Act II A moment later, Lavinia appears inside her father's study. Christine enters indignantly, wondering why Lavinia has summoned her. Lavinia reveals that she followed her to New York and saw her kissing Adam Brant. She accuses her mother of adultery. Christine defiantly tells Lavinia that she has long hated Ezra and that Lavinia was born of her disgust for him. She loves Lavinia's brother Orin because he always seemed to be hers alone, and never Ezra's. Lavinia coldly explains that she intends to keep her mother's adultery a secret for Ezra's sake. Christine must only promise to never see Brant again. Laughingly Christine accuses her daughter of wanting Brant for herself. She claims that Lavinia has always schemed to steal her place. Christine ostensibly agrees to Lavinia's terms but later proposes to Brant that they poison Ezra and attribute his death to his heart trouble.
Act III One week later, Lavinia stands stiffly at the top of the front stairs with Christine. Suddenly Ezra Mannon enters and stops stiffly before his house. Lavinia rushes forward and embraces him. Once she and her husband are alone, Christine assures him that he has nothing to suspect with regard to Brant. Ezra impulsively kisses her hand. The war has made him realize that they must overcome the wall between them. Christine assures him that all is well and there is no wall between them. They kiss and, for the first time in many years, share a bed.
Act IV Toward daybreak in Ezra's bedroom, Christine slips out from the bed. Ezra, waking, bitterly rebukes her. He knows Christine awaits his death to be free. She deliberately taunts him that she is Brant's mistress. He rises in fury, threatening to kill her but falls back in agony, clutching his heart and begging for his medicine. Christine retrieves a box from her room and gives him the poison instead. After taking the poison, Mannon realizes her treachery and calls out to Lavinia for help. Lavinia rushes into the room. With his dying breath, Ezra indicts his wife: "She's guilty — not medicine!", he gasps, and then dies. Her strength gone, Christine collapses in a faint, and Lavinia falls to her knees in anguish.
- The Hunted
Act I Peter, Lavinia, and Orin arrive at the house. Orin disappointedly complains of his mother's absence. He jealously asks Lavinia about what she wrote him regarding Christine and Brant. Lavinia warns him against believing their mother. Suddenly, Christine hurries out, reproaching Peter for leaving Orin alone. Mother and son embrace jubilantly.
Act II Orin asks his mother about Brant. Christine explains that Lavinia has gone mad and begun to accuse her of the impossible. Orin sits at Christine's feet and recounts his wonderful dreams about the two of them in the South Sea Islands. The islands represent everything the war was not: peace, warmth, and security, or Christine herself. Lavinia reappears in the room and coldly calls Orin to view their father's body.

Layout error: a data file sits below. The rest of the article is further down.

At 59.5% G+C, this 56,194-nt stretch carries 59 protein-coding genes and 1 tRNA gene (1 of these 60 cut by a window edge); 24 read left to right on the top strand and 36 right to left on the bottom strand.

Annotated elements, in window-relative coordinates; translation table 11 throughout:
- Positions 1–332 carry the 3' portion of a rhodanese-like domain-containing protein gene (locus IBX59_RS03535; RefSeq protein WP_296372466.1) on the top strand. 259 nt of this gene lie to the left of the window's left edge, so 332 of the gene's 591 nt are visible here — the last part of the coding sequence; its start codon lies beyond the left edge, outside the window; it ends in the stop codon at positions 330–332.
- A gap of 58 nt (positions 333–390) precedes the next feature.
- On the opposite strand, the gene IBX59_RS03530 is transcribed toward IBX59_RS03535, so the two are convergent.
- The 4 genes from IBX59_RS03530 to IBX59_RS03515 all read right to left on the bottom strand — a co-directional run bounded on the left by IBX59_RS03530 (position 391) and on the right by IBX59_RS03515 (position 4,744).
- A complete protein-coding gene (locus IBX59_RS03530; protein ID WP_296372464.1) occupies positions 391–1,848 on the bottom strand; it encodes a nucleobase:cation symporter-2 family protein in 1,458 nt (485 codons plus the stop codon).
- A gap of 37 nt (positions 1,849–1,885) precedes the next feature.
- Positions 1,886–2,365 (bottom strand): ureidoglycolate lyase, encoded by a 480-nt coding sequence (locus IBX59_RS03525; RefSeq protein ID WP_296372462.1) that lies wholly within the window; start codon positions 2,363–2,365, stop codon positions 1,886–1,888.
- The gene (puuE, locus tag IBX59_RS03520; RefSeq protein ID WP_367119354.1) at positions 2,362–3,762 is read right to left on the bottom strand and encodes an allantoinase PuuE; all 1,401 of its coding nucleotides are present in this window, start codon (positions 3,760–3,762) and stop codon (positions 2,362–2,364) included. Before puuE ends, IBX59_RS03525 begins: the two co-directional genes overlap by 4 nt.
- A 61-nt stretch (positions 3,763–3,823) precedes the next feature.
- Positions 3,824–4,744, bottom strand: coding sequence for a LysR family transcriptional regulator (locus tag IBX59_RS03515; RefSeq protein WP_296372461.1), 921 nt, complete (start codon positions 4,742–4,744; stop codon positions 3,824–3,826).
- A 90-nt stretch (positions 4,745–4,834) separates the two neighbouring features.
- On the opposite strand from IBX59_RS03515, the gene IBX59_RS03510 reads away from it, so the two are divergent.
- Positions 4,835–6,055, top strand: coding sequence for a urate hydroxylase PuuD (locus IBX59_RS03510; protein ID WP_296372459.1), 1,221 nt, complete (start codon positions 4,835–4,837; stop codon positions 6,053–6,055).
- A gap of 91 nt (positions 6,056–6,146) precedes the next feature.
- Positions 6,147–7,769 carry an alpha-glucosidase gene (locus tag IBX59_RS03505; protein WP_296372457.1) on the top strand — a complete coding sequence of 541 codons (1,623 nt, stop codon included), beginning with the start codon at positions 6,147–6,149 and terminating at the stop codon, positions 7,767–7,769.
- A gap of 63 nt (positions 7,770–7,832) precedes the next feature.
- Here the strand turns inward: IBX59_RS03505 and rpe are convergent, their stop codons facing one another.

Act III In the study, Orin tells Lavinia that Christine has already warned him of her madness. Calculatingly, Lavinia insists that Orin certainly cannot let their mother's paramour escape. She convinces Orin of their mother's treachery, and proposes that they watch Christine until she goes to meet Brant herself. Orin agrees.
Act IV The night after Ezra's funeral, Brant's clipper ship appears at a wharf in East Boston. Christine sneaks out to meet Brant on the deck, and they retire to the cabin to speak in private. Lavinia and an enraged Orin (who followed their mother from the house) listen from the deck. Brant and Christine decide to flee east and seek out their Blessed Islands. Fearing the hour, they painfully bid each other farewell. When Brant returns, Orin shoots him and ransacks the room to make it seem that Brant has been robbed.
Act V The following night Christine paces the drive before the Mannon house. Orin and Lavinia appear, revealing that they killed Brant. Christine collapses. Orin kneels beside her pleadingly, promising he will make her happy, that they can leave Lavinia at home and go abroad together. Lavinia orders Orin into the house. He obeys. Lavinia tells her mother she can still live. Christine, glaring at her daughter with savage hatred, sarcastically repeats the word "Live?" She enters the house. Lavinia determinedly turns her back on the house, standing like a sentinel. A gunshot is heard from Ezra's study. Lavinia stammers: "It is justice!"
- The Haunted
Act I, scene 1 A year later, Lavinia and Orin return from their trip abroad. Lavinia has lost her military stiffness and resembles her mother, even wearing a green dress like that her mother was seen wearing at the beginning of the play. Orin has grown dreadfully thin and bears the statue-like attitude of his father.